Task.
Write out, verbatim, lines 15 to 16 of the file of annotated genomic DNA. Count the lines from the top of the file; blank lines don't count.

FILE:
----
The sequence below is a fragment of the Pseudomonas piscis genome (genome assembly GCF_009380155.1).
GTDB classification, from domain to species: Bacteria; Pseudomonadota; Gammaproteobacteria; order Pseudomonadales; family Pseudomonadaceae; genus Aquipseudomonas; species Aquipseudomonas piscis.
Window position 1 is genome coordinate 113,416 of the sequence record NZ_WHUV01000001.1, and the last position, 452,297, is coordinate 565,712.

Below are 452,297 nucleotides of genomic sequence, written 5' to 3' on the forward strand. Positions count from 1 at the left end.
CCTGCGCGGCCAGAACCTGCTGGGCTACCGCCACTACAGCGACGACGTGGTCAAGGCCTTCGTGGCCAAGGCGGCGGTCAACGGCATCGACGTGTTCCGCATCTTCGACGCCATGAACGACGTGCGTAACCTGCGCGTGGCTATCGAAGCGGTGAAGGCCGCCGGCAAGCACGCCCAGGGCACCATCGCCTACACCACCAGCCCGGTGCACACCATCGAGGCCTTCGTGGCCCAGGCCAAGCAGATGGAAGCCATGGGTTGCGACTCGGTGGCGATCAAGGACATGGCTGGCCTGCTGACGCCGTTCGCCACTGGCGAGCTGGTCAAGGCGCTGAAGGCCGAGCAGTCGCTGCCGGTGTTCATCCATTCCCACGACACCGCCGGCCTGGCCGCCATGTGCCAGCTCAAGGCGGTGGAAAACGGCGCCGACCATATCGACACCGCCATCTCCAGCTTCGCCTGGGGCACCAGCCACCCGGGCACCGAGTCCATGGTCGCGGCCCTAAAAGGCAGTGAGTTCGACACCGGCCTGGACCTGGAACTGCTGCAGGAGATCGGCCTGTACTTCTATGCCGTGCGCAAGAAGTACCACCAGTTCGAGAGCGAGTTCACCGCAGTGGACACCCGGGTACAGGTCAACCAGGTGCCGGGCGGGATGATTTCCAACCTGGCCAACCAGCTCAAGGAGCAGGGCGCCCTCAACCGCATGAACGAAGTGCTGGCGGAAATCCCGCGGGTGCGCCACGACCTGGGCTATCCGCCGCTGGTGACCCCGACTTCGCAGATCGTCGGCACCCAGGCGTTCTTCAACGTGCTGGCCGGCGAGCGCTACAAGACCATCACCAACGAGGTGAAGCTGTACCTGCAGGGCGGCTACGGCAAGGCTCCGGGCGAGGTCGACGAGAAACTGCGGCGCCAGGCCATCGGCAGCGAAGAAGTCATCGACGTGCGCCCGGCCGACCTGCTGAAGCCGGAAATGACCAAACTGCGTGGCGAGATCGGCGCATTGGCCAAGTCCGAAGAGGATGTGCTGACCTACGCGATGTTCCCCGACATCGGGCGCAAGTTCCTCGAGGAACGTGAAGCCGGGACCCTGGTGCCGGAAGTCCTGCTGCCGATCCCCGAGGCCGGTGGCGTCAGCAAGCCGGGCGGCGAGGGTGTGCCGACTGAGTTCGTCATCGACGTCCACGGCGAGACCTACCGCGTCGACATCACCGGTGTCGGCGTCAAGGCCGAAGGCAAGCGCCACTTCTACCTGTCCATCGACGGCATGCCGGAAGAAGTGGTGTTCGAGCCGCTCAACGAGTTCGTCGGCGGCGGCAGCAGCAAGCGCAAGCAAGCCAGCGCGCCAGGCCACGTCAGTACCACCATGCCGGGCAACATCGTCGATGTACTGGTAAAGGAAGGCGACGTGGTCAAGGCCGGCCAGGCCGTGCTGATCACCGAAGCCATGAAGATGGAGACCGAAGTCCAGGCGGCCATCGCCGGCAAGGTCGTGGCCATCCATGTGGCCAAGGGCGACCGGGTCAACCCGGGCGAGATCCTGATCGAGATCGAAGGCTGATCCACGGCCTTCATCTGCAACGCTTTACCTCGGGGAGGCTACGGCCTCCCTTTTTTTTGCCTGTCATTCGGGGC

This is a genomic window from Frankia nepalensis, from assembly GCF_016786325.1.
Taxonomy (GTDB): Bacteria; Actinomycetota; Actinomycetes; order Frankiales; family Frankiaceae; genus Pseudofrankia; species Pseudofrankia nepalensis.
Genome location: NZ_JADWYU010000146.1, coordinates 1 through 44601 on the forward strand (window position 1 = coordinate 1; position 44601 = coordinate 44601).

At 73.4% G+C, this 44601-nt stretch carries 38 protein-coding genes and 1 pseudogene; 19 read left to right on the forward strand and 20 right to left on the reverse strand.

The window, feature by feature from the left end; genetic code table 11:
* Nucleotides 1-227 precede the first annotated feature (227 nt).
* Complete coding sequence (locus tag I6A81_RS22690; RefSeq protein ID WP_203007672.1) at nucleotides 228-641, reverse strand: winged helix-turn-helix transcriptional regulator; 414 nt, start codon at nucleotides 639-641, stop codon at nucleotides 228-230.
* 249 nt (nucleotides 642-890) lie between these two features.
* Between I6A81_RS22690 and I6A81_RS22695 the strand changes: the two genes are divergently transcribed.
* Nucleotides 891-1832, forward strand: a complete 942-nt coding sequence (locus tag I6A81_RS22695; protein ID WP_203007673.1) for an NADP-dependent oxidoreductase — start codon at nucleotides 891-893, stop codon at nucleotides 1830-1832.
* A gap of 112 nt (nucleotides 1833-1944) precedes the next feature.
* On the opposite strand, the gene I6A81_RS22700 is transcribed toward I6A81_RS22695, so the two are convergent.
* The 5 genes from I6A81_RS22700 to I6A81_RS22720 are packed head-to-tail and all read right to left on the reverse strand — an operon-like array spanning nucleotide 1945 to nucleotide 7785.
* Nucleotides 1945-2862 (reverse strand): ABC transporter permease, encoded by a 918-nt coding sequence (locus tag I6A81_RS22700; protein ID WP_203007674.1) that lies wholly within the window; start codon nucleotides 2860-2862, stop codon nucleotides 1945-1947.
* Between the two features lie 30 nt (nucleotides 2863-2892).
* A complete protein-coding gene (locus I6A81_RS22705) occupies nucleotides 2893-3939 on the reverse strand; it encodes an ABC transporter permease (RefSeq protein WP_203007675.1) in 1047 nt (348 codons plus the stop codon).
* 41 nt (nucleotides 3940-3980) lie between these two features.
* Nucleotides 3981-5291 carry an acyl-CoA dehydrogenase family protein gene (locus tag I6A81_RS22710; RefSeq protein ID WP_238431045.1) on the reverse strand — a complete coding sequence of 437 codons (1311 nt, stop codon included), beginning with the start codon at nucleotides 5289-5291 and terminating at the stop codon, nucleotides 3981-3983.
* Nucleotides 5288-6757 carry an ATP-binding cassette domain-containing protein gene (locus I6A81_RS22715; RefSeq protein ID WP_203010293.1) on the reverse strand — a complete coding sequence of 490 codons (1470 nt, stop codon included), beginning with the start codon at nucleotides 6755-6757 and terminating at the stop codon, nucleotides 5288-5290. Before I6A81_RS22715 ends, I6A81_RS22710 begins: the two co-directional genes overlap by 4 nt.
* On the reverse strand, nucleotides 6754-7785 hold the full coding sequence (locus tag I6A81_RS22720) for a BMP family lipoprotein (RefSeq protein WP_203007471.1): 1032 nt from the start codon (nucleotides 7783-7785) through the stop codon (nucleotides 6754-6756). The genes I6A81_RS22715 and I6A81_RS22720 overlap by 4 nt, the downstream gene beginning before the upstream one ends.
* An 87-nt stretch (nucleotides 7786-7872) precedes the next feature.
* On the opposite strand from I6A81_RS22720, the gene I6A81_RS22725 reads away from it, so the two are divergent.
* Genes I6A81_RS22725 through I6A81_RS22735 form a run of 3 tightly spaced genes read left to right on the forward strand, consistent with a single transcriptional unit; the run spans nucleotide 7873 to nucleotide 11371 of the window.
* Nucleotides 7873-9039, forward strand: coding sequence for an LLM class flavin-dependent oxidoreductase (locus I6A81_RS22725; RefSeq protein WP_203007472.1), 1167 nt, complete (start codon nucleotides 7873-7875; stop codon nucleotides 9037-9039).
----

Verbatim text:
* Nucleotides 891-1832, forward strand: a complete 942-nt coding sequence (locus tag I6A81_RS22695; protein ID WP_203007673.1) for an NADP-dependent oxidoreductase — start codon at nucleotides 891-893, stop codon at nucleotides 1830-1832.
* A gap of 112 nt (nucleotides 1833-1944) precedes the next feature.